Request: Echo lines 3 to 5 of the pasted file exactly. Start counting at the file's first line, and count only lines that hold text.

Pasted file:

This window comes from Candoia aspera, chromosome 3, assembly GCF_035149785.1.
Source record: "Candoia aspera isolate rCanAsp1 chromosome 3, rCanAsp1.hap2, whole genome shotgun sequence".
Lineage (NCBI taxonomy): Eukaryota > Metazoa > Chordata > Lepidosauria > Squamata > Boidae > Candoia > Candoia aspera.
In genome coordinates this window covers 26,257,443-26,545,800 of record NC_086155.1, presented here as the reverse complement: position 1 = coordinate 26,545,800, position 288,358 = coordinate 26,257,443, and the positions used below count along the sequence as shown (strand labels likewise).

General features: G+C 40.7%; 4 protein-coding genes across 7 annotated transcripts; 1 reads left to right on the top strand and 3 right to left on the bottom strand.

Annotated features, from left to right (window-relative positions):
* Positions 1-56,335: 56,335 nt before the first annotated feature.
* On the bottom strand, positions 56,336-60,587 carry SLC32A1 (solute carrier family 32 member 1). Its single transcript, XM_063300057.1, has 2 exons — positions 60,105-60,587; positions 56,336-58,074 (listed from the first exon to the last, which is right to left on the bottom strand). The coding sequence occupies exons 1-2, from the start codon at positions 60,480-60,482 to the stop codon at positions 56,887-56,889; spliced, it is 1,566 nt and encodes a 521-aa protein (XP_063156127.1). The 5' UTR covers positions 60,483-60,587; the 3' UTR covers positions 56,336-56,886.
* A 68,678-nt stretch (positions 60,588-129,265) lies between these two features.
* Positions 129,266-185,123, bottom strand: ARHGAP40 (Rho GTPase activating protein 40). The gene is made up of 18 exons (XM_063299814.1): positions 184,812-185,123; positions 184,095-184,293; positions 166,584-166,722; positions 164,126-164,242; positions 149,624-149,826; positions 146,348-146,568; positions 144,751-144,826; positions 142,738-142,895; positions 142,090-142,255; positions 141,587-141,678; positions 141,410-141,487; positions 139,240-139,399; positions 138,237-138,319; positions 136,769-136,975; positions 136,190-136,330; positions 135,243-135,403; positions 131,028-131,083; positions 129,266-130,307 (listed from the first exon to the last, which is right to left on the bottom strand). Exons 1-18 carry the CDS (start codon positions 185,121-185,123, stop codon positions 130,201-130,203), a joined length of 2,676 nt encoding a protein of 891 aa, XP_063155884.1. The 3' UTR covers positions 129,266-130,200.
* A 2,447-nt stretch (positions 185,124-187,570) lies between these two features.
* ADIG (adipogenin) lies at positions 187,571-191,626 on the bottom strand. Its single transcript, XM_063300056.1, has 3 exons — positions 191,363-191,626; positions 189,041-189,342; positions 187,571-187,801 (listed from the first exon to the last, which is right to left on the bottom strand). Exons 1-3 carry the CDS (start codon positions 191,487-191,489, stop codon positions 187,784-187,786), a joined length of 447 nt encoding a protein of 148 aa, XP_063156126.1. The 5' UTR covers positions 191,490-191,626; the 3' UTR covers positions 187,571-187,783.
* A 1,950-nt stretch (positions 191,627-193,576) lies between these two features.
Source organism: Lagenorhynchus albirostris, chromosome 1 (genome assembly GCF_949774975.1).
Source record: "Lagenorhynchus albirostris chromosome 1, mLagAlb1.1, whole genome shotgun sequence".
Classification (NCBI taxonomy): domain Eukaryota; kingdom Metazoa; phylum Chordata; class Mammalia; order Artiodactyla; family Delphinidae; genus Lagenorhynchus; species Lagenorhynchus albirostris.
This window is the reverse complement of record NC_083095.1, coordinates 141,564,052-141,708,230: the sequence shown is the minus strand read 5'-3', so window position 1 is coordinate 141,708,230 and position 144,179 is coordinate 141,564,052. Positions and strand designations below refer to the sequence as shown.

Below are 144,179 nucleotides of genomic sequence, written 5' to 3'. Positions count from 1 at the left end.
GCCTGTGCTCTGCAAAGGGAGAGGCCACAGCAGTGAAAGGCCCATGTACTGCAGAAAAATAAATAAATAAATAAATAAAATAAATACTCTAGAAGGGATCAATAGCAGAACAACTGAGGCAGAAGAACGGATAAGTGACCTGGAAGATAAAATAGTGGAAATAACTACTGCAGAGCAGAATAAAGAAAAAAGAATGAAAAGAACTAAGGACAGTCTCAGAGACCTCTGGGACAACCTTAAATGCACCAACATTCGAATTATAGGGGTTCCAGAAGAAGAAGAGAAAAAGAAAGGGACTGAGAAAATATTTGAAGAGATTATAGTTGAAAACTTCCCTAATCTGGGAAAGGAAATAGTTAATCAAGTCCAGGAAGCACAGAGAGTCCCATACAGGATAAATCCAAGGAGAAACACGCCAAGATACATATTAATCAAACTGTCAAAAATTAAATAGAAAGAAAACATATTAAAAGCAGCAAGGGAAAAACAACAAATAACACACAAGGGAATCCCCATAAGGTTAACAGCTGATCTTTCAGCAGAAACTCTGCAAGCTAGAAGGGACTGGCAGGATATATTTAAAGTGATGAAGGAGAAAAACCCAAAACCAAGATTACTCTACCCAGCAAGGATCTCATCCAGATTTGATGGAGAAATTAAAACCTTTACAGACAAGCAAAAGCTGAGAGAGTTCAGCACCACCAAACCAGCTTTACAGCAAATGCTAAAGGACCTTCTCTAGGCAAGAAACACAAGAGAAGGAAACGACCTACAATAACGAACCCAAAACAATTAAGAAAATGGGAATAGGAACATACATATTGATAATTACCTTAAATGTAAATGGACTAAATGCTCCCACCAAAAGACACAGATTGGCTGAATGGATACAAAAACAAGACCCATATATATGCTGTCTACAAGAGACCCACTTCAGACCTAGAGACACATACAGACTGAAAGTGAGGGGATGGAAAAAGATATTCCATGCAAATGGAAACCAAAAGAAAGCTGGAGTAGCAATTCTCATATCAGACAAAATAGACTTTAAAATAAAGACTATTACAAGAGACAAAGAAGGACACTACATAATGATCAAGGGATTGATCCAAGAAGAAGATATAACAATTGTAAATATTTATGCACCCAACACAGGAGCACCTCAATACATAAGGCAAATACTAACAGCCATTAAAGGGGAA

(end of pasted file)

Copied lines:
Lineage (NCBI taxonomy): Eukaryota > Metazoa > Chordata > Lepidosauria > Squamata > Boidae > Candoia > Candoia aspera.
In genome coordinates this window covers 26,257,443-26,545,800 of record NC_086155.1, presented here as the reverse complement: position 1 = coordinate 26,545,800, position 288,358 = coordinate 26,257,443, and the positions used below count along the sequence as shown (strand labels likewise).

General features: G+C 40.7%; 4 protein-coding genes across 7 annotated transcripts; 1 reads left to right on the top strand and 3 right to left on the bottom strand.